Posted by Lieutenant Commander Vanessa Lofton (Counselor) in Counsellor’s office - Cadet Tom Little check in
“Oh, I do PT mostly.” Tom took the glass, “It’s easy to get overweight in the science job. I had to catch up on things I couldn’t do on duty.” In the Fleet, cadets were told to have a plan even on off duty. And programs of the programs have been offered. So regardless of their marital status, tons of things to do on the list.
“I also write. I’m planning to publish an autobiography after retirement. I’m sure it’s going to be a lot to say within the regulations.”
Vanessa nodded. Her job, being very sedentary as well, meant she had quite the exercise regime as well to keep up with Starfleet standards. She smiled brightly at the mention of writing. “Oh, very nice! Have you published anything yet? Or any plans to publish before you retire?” she added with a laugh.
Lt. Cmdr. Lofton - CNS
“Nah, not yet.” Tom shook his head with a smile, “Just everyday log. I..um, I’m still in search of the core message. I’m targeting those who’ve lost their life goals once. Not necessary to be the way-out guidance or you-must-join-us cliches, but just the path I took.” He then took a sip and said, “I read a lot, including some of the fleet’s required reading list. They’re eye-opening and quite a nourishment mentally. I wish to left something to the universe that could last long for centuries.”
“Impressive goal,” she answered, pursing her lips. “Here’s to lasting words.” She lifted her mug and sipped the chocolate again.
“Is that the role you find yourself taking in groups? Sort of a mentor or leader position?” Starfleet was a group in action, and how people fit was important for everyone to know.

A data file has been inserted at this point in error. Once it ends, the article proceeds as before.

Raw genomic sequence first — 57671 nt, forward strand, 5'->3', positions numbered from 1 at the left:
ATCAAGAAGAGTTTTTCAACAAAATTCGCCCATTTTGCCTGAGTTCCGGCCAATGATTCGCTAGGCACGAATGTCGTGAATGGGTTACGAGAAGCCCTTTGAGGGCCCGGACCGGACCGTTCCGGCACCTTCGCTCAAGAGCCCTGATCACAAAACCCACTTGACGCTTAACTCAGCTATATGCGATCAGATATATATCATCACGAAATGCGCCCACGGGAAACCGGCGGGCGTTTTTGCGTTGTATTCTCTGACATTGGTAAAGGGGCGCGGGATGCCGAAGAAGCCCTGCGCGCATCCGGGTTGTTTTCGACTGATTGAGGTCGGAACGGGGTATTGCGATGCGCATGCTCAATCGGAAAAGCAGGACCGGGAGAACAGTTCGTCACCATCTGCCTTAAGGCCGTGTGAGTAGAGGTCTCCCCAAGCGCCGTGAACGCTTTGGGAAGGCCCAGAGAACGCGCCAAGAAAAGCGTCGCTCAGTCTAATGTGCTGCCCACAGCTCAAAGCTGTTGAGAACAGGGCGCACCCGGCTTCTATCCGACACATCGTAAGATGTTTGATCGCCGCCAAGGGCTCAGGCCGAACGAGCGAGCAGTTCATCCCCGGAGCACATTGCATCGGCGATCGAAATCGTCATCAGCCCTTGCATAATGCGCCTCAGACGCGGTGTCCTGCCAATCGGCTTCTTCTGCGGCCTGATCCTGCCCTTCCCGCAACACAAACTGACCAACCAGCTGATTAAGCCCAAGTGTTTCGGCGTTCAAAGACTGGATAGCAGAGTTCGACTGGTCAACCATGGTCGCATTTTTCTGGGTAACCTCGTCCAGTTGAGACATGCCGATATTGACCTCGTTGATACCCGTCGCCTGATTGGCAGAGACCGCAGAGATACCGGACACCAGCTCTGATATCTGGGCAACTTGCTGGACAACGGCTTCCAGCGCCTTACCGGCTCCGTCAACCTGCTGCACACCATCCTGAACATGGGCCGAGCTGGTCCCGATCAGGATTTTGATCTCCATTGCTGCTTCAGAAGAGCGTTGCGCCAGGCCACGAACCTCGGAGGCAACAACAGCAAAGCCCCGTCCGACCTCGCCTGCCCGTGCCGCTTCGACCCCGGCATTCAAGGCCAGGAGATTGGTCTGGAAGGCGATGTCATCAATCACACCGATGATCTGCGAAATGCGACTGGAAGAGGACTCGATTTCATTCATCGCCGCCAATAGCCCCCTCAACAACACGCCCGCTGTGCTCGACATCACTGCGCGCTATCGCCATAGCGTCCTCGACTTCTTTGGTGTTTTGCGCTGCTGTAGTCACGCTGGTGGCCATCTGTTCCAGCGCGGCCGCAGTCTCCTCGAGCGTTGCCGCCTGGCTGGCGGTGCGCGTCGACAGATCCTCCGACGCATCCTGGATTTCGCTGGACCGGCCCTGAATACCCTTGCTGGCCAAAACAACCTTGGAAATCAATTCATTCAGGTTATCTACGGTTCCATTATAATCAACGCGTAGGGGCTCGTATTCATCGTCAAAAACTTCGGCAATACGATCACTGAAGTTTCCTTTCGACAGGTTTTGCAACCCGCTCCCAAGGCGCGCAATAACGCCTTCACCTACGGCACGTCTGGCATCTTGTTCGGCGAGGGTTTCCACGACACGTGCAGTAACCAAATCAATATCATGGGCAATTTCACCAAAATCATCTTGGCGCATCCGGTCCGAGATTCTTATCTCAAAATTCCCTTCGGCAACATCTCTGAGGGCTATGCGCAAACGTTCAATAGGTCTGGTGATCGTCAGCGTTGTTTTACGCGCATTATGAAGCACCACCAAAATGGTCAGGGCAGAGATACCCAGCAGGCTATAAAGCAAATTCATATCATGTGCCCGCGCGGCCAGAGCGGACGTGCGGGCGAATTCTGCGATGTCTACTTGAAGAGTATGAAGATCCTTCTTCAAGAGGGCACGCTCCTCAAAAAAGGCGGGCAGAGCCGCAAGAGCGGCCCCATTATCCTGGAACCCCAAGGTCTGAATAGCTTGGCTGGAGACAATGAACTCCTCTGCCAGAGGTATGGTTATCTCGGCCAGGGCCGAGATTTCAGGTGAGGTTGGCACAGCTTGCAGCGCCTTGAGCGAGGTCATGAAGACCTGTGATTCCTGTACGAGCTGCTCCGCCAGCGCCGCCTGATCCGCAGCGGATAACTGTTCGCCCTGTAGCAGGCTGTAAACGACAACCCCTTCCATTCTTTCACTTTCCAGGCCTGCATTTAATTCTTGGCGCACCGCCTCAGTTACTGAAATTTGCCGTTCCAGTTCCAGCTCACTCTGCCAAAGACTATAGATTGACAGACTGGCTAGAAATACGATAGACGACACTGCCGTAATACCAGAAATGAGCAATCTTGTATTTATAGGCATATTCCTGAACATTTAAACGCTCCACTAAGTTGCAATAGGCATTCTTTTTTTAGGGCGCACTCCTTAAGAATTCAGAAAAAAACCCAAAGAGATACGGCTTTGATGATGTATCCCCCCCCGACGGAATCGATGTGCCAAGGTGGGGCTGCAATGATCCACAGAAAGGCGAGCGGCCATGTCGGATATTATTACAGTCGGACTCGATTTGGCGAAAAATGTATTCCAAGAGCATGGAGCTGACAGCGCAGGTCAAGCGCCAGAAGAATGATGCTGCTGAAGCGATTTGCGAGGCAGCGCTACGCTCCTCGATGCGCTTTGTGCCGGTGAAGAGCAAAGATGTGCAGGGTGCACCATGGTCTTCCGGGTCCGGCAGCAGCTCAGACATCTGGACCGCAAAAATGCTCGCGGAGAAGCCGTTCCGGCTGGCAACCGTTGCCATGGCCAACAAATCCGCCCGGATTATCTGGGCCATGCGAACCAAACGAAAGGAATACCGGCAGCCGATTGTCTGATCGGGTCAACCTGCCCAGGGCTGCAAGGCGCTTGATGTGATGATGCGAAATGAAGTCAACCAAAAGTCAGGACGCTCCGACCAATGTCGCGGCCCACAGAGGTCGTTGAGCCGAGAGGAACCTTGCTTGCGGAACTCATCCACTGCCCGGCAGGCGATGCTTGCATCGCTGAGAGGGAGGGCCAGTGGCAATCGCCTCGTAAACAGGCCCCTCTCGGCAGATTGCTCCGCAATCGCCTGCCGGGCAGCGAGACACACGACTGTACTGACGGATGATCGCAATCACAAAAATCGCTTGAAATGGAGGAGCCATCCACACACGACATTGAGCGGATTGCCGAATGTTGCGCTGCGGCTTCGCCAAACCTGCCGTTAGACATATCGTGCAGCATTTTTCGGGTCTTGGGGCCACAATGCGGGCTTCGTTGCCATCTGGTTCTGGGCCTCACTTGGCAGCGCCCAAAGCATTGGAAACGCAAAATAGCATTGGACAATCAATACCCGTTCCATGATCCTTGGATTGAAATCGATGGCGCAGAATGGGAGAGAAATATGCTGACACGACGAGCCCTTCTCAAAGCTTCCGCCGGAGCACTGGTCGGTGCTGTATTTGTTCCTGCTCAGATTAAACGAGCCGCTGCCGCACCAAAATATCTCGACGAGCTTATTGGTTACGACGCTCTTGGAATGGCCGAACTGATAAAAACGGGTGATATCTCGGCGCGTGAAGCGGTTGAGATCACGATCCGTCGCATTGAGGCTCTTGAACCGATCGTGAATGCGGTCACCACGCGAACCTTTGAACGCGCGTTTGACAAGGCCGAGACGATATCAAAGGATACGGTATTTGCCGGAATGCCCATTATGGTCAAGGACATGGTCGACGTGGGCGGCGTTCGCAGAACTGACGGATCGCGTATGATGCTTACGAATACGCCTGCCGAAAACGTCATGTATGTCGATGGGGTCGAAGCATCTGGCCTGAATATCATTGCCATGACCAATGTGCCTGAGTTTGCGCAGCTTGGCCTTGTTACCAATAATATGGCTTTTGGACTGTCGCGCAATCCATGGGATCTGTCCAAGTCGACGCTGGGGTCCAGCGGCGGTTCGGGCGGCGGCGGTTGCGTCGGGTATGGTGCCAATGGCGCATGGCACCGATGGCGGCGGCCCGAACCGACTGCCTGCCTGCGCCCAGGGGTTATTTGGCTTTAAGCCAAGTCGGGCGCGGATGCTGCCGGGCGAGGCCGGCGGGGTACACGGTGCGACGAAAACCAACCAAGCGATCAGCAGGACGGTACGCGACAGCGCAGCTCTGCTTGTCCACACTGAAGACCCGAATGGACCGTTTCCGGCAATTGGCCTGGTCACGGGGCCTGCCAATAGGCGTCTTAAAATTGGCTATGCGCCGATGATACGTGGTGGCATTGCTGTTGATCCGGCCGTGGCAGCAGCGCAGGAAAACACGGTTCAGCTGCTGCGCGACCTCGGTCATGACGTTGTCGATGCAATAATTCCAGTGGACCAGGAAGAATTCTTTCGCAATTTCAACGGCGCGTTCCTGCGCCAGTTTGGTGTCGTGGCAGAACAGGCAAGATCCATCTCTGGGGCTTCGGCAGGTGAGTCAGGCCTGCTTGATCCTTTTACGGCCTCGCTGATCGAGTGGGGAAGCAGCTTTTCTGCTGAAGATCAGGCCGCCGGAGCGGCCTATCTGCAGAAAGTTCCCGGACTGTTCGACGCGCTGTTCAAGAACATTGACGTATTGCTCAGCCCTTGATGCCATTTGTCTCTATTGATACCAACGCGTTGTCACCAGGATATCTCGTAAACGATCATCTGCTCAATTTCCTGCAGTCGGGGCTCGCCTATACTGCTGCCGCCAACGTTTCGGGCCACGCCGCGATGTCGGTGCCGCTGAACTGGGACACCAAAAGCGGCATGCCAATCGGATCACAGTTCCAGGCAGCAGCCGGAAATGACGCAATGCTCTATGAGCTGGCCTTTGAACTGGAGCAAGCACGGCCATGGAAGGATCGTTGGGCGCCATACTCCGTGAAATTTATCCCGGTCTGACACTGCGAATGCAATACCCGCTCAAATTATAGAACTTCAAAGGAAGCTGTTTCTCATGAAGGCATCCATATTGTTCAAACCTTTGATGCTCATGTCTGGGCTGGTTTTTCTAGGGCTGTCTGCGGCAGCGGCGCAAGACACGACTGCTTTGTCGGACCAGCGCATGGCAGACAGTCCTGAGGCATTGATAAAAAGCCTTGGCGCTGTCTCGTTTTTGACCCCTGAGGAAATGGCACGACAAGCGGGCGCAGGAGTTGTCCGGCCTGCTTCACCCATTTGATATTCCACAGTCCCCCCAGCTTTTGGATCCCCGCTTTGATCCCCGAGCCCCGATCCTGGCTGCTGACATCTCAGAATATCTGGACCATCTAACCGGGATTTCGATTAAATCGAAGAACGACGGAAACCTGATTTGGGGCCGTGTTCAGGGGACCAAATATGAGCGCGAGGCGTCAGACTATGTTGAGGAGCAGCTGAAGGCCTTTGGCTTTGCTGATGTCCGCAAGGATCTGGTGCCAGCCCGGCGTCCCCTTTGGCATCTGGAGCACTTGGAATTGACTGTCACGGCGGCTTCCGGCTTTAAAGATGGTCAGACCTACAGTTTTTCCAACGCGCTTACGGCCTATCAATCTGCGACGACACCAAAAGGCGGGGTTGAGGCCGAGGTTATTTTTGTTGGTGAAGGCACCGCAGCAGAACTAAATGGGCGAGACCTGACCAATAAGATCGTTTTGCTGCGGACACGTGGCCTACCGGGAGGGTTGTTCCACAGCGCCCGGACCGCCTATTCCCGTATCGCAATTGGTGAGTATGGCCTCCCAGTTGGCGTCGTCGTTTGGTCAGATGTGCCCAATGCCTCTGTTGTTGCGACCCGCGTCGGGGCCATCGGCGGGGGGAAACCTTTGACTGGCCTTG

Lt. Cmdr. Lofton - CNS
I’m hit! Tom, I need your help!
It’s not your fault cadet, she made her choice on her own.
After a moment of flashback. Tom took a sip and said, “No, not at all.” he shook his head again and smiled, “Maybe it wasn’t wise to talk about the retirement plan on the first day of office, but…” He realized her potential intent, put his glass on the table, sat straight, and said, “This cadet was instructed to maintain total fitness on a daily basis, support and assist the Department Head on making recommendations to the Commanding Officer whenever needed.” He added with a smile, “Writing happens after I transitioned back to civilian.”
“When I was in the field training, I was assigned as a cadet lieutenant. Our mission was to rescue two pilots from a crash site. Me and the other three cadets were assigned as an away team. To cut the story short, that mission failed. Two pilots were ‘killed’ and our medic was ‘stunned’ very badly. We’re ambushed. We couldn’t beam back from the crash site by the electronic interference from the ‘enemy’. We had to constantly switch roles from medic to security until the secondary beam-up area. After the training, the medical cadet quit the academy. No one had a right to blame her. And I felt very bad.” He took his glass from the table and sipped. “I wouldn’t say I am actively looking for a leadership position, but if the situation left me with no choice, I’d step up without a question.” In fact, the academy was constantly preparing cadets for challenging roles and sometimes change plans from the original. Not because this was fun for instructors to watch, but because it happened in real.
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